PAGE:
Having that ability is a game-changer for Ball. "Being able to diagnose and treat are important aspects I want to give my patients," she says. "That is important especially in a rural community."

Ball settles into the class discussion on skin diseases with fellow student Sara Baillargeon, while two other students, Justin Laudick and Scott Batterson, watch the lecture from their conference room at St. Rita's Medical Center in Lima, Ohio, about two hours north of Cincinnati. All four are ANEW grant recipients in the distance-learning program, and they support each other, often working on group projects together.

In the classroom, Assistant Professor Kim Toole makes sure the mics and screens for the distance students are working before starting the lecture. The 26 students in the classroom see their far-off classmates on one large TV monitor, while class displays and Power Points appear on a second large monitor. Toole periodically asks if they can hear or if they have questions.

In Lima, Justin Laudick, right, gives a thumbs-up sign. And for good reason. For him, the Family Nurse Practitioner program expands his career opportunities well beyond his current job as a trauma nurse manager at St. Rita's.

Laudick wants to return with his wife and children to Ottoville, a small farming community northwest of Lima where he grew up. His family is still there, and he knows practically everyone. And more important, with his new nursing skills, he will be able to help his community be healthier.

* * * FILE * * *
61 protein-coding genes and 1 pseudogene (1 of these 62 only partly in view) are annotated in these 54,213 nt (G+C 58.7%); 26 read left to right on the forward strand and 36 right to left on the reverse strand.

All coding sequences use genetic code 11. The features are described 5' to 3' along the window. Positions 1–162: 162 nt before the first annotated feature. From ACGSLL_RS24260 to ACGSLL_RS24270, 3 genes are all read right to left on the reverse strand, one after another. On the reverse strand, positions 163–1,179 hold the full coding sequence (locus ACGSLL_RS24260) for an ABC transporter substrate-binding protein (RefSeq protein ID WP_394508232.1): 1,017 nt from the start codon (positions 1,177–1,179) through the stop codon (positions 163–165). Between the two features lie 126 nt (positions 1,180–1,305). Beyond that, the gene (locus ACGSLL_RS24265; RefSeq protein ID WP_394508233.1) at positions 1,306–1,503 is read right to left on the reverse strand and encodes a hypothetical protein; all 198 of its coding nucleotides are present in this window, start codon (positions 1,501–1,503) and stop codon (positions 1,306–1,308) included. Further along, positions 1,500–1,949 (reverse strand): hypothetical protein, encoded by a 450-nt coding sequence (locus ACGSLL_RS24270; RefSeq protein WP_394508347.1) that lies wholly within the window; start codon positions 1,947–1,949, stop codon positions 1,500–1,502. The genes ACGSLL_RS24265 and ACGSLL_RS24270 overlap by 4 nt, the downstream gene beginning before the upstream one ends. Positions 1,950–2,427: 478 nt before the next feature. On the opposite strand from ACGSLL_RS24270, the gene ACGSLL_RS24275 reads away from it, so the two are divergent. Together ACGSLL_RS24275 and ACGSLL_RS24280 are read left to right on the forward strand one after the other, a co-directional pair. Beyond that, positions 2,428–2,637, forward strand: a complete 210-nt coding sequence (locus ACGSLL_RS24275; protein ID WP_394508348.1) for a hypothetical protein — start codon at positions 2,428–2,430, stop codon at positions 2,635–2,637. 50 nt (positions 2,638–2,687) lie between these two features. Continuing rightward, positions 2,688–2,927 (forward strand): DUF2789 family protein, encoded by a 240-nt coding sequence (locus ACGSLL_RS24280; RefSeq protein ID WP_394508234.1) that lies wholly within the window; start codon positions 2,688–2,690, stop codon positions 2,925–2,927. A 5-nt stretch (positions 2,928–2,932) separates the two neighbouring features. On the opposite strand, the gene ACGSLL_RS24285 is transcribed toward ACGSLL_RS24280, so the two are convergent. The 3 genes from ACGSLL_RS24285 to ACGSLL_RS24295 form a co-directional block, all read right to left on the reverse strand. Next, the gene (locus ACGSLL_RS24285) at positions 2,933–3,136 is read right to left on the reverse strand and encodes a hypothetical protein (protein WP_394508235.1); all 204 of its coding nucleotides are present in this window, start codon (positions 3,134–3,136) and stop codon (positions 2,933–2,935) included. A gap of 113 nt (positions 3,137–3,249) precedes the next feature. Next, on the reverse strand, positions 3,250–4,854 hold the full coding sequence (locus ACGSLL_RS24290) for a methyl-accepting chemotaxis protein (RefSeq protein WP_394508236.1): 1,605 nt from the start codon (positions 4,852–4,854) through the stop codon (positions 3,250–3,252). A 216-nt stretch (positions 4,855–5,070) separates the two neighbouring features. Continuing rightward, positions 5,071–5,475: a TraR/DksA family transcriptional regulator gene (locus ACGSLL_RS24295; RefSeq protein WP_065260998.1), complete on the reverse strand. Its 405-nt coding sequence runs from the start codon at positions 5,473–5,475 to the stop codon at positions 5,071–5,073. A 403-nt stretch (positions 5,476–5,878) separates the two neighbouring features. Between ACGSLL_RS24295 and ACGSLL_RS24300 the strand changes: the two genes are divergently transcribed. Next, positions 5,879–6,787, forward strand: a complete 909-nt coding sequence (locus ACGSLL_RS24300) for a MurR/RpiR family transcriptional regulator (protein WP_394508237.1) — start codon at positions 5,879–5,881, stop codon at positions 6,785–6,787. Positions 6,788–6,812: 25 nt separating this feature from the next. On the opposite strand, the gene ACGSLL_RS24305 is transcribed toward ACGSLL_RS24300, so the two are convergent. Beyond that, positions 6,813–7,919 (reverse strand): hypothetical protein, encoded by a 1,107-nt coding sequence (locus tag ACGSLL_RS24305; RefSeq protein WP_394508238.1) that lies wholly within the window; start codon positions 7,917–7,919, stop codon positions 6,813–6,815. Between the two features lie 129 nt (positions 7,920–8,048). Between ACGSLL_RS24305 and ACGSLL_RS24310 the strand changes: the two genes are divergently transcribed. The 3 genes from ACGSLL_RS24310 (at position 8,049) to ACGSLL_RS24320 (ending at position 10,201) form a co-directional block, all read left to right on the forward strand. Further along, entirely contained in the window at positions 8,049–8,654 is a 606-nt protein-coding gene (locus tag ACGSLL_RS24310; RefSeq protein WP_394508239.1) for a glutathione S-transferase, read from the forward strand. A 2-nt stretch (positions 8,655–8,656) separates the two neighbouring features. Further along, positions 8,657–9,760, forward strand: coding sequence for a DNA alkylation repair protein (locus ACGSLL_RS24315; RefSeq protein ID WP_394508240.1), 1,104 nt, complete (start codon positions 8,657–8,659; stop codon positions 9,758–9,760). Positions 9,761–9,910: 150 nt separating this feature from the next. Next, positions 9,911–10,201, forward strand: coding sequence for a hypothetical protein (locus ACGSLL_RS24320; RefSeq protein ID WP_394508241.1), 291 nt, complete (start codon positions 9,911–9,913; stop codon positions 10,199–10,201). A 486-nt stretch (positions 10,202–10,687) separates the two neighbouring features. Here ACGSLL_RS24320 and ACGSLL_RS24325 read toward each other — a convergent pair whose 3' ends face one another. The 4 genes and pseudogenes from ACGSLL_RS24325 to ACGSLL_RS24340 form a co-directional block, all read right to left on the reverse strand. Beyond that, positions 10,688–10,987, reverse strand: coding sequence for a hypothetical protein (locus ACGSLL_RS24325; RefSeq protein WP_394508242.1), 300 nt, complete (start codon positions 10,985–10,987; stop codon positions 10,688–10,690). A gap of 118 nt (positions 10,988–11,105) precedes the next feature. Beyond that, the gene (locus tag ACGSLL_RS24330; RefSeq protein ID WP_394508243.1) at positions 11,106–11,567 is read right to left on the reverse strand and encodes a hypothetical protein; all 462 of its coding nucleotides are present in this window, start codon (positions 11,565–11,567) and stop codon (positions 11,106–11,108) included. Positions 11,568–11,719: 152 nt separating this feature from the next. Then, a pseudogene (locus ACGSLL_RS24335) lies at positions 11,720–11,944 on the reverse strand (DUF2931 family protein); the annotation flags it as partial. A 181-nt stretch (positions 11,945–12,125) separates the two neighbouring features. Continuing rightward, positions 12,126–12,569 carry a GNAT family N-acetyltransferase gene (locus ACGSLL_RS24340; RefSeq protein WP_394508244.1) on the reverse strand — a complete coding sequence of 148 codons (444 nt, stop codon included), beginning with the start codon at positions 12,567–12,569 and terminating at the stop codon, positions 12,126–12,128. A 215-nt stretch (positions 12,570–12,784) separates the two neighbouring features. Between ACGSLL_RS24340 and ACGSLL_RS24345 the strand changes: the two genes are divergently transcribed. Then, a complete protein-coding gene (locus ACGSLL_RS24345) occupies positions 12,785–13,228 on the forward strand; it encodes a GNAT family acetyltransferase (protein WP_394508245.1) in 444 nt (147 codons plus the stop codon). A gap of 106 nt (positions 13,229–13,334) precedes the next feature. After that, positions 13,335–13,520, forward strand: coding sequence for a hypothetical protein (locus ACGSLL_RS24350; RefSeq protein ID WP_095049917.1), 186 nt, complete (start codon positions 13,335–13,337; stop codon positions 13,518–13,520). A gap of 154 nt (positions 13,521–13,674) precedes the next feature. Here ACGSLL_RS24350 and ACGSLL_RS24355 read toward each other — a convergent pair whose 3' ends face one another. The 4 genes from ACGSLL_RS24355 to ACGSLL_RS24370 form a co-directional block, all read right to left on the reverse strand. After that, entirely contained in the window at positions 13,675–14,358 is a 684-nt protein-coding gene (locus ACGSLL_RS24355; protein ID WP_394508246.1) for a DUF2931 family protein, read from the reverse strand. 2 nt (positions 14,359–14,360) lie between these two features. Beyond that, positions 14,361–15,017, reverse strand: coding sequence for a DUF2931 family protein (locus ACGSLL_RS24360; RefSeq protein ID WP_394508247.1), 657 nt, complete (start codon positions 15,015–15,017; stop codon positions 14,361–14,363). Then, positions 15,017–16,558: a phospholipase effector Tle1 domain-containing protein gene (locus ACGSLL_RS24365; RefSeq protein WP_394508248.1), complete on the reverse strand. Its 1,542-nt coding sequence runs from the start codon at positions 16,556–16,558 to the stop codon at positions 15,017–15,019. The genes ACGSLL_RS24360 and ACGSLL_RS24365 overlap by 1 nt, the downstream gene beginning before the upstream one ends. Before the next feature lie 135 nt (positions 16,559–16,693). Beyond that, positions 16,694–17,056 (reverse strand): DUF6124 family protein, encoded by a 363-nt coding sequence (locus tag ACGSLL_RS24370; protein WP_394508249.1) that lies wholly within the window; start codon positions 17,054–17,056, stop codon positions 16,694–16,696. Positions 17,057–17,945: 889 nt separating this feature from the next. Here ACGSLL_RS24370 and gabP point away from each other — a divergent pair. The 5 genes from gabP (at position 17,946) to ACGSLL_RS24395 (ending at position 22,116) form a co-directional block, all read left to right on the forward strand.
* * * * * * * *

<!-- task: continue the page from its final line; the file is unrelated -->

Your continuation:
"There are not a whole lot of providers available in smaller towns, so since I already know the area, it would be beneficial to go back and help out there," Laudick says. "The nearest hospital, St. Rita's, is still 25-30 minutes from home. People hesitate to go and a lot of patients are afraid of getting admitted and being there forever."

It's the same story in Marietta, where long distances are a way of life. Ball grew up in Waterford-a no-stoplight town an hour north. When she worked at Marietta Memorial Hospital, it was normal to see patients who came to the ER for basic care because they had no doctor where they lived.

But her 10 years as a school nurse really opened her eyes to the need.

"People didn't even know they should have their children's teeth cleaned or their eyes checked or be treated for infections or immunizations," she says. "They truly did not know what they should be doing for their children."

The case of the little boy who needed surgery to restore his hearing struck a nerve with Ball. She eventually had to call Children's Services when the boy did not return to school, and when his mother disappeared, he went into foster care. She never saw him again, but, she says, "he could hear," which was a start for him to have a better life.

Ball stopped nursing to teach at Washington State Community College and enroll in the Xavier program. She wants to use her new skills as a nurse practitioner in a physician office or in a hospital group, treating and educating families in the rural communities around Marietta.

Such skilled nurses are sorely needed, says Toole. "In rural areas they are valued because of the need for primary care, and so few doctors are going into primary care. I like that we're reaching out to rural populations. It's population health focused and taking care of people in the surrounding areas."



• Founded in 2009

• 52 graduates of the program

• 14 students currently enrolled


• Fairfield Medical Center, Lancaster, Ohio

• Joint Township Memorial Hospital, St. Mary's, Ohio

• Mercy Regional Medical Center, Lorain, Ohio

• St. Rita's Medical Center, Lima, Ohio

• Marietta Memorial Hospital, Marietta, Ohio

• Mercy Memorial Hospital, Urbana, Ohio

Feature Image: Renea Ball, a student in the MSN video-conference program, teaches nursing at Washington State Community College in Marietta, Ohio.


Learn more about Xavier's graduate nursing and Family Nurse Practitioner programs.